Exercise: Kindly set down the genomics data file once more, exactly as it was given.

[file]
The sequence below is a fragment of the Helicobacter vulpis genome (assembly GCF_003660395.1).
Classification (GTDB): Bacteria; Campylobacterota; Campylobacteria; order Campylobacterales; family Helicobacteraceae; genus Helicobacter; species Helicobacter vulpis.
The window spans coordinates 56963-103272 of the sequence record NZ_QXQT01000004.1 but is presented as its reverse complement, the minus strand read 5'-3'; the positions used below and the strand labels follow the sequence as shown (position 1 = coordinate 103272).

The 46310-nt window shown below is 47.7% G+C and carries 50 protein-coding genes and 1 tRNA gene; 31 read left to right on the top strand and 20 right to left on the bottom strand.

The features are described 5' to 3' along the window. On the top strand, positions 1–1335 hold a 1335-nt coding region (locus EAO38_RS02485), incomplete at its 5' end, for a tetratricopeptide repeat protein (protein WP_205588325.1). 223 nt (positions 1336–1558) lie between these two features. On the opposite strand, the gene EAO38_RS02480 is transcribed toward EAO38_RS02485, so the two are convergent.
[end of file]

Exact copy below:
The sequence below is a fragment of the Helicobacter vulpis genome (assembly GCF_003660395.1).
Classification (GTDB): Bacteria; Campylobacterota; Campylobacteria; order Campylobacterales; family Helicobacteraceae; genus Helicobacter; species Helicobacter vulpis.
The window spans coordinates 56963-103272 of the sequence record NZ_QXQT01000004.1 but is presented as its reverse complement, the minus strand read 5'-3'; the positions used below and the strand labels follow the sequence as shown (position 1 = coordinate 103272).

The 46310-nt window shown below is 47.7% G+C and carries 50 protein-coding genes and 1 tRNA gene; 31 read left to right on the top strand and 20 right to left on the bottom strand.

The features are described 5' to 3' along the window. On the top strand, positions 1–1335 hold a 1335-nt coding region (locus EAO38_RS02485), incomplete at its 5' end, for a tetratricopeptide repeat protein (protein WP_205588325.1). 223 nt (positions 1336–1558) lie between these two features. On the opposite strand, the gene EAO38_RS02480 is transcribed toward EAO38_RS02485, so the two are convergent.